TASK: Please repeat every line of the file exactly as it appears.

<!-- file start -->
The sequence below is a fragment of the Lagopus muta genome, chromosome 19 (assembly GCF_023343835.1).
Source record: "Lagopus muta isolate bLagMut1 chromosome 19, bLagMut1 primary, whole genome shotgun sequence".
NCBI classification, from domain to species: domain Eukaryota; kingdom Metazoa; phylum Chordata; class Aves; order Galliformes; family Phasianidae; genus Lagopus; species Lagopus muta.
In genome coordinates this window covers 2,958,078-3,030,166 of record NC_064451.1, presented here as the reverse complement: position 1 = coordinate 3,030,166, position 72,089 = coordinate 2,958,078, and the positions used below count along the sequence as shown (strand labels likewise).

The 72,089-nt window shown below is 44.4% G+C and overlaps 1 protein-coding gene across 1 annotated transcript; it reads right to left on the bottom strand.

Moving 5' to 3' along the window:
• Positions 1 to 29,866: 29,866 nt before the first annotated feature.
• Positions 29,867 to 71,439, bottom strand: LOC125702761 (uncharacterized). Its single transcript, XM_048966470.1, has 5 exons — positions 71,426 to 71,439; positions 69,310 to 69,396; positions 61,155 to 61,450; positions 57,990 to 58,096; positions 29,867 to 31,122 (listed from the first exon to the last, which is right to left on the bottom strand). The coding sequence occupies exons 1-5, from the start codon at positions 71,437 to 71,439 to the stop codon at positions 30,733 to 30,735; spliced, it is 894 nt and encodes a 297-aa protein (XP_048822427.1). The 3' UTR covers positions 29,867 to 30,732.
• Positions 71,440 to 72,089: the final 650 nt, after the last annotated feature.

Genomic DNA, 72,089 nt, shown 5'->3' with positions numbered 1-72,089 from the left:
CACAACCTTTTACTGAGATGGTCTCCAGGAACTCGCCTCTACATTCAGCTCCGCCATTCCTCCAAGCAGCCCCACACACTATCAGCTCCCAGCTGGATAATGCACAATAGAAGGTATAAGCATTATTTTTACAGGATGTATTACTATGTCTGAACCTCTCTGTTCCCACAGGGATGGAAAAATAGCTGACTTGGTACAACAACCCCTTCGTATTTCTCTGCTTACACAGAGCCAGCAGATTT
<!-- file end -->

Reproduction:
The sequence below is a fragment of the Lagopus muta genome, chromosome 19 (assembly GCF_023343835.1).
Source record: "Lagopus muta isolate bLagMut1 chromosome 19, bLagMut1 primary, whole genome shotgun sequence".
NCBI classification, from domain to species: domain Eukaryota; kingdom Metazoa; phylum Chordata; class Aves; order Galliformes; family Phasianidae; genus Lagopus; species Lagopus muta.
In genome coordinates this window covers 2,958,078-3,030,166 of record NC_064451.1, presented here as the reverse complement: position 1 = coordinate 3,030,166, position 72,089 = coordinate 2,958,078, and the positions used below count along the sequence as shown (strand labels likewise).

The 72,089-nt window shown below is 44.4% G+C and overlaps 1 protein-coding gene across 1 annotated transcript; it reads right to left on the bottom strand.

Moving 5' to 3' along the window:
• Positions 1 to 29,866: 29,866 nt before the first annotated feature.
• Positions 29,867 to 71,439, bottom strand: LOC125702761 (uncharacterized). Its single transcript, XM_048966470.1, has 5 exons — positions 71,426 to 71,439; positions 69,310 to 69,396; positions 61,155 to 61,450; positions 57,990 to 58,096; positions 29,867 to 31,122 (listed from the first exon to the last, which is right to left on the bottom strand). The coding sequence occupies exons 1-5, from the start codon at positions 71,437 to 71,439 to the stop codon at positions 30,733 to 30,735; spliced, it is 894 nt and encodes a 297-aa protein (XP_048822427.1). The 3' UTR covers positions 29,867 to 30,732.
• Positions 71,440 to 72,089: the final 650 nt, after the last annotated feature.

Genomic DNA, 72,089 nt, shown 5'->3' with positions numbered 1-72,089 from the left:
CACAACCTTTTACTGAGATGGTCTCCAGGAACTCGCCTCTACATTCAGCTCCGCCATTCCTCCAAGCAGCCCCACACACTATCAGCTCCCAGCTGGATAATGCACAATAGAAGGTATAAGCATTATTTTTACAGGATGTATTACTATGTCTGAACCTCTCTGTTCCCACAGGGATGGAAAAATAGCTGACTTGGTACAACAACCCCTTCGTATTTCTCTGCTTACACAGAGCCAGCAGATTT